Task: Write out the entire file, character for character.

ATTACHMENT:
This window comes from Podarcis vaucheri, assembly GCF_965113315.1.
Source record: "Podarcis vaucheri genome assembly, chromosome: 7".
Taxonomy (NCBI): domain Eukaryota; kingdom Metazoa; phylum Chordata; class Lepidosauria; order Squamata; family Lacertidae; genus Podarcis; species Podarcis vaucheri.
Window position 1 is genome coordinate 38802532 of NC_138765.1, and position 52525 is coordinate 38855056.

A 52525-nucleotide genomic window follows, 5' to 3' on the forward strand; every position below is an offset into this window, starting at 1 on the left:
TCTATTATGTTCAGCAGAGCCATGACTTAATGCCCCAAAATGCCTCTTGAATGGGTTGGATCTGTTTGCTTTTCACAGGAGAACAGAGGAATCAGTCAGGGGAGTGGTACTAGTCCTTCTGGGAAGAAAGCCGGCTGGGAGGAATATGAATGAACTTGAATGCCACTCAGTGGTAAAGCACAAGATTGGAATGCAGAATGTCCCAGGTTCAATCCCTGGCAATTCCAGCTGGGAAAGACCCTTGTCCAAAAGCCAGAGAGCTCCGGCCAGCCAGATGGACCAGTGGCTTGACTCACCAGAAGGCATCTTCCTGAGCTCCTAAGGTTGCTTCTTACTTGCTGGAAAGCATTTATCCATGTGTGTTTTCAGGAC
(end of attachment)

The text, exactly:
This window comes from Podarcis vaucheri, assembly GCF_965113315.1.
Source record: "Podarcis vaucheri genome assembly, chromosome: 7".
Taxonomy (NCBI): domain Eukaryota; kingdom Metazoa; phylum Chordata; class Lepidosauria; order Squamata; family Lacertidae; genus Podarcis; species Podarcis vaucheri.
Window position 1 is genome coordinate 38802532 of NC_138765.1, and position 52525 is coordinate 38855056.

A 52525-nucleotide genomic window follows, 5' to 3' on the forward strand; every position below is an offset into this window, starting at 1 on the left:
TCTATTATGTTCAGCAGAGCCATGACTTAATGCCCCAAAATGCCTCTTGAATGGGTTGGATCTGTTTGCTTTTCACAGGAGAACAGAGGAATCAGTCAGGGGAGTGGTACTAGTCCTTCTGGGAAGAAAGCCGGCTGGGAGGAATATGAATGAACTTGAATGCCACTCAGTGGTAAAGCACAAGATTGGAATGCAGAATGTCCCAGGTTCAATCCCTGGCAATTCCAGCTGGGAAAGACCCTTGTCCAAAAGCCAGAGAGCTCCGGCCAGCCAGATGGACCAGTGGCTTGACTCACCAGAAGGCATCTTCCTGAGCTCCTAAGGTTGCTTCTTACTTGCTGGAAAGCATTTATCCATGTGTGTTTTCAGGAC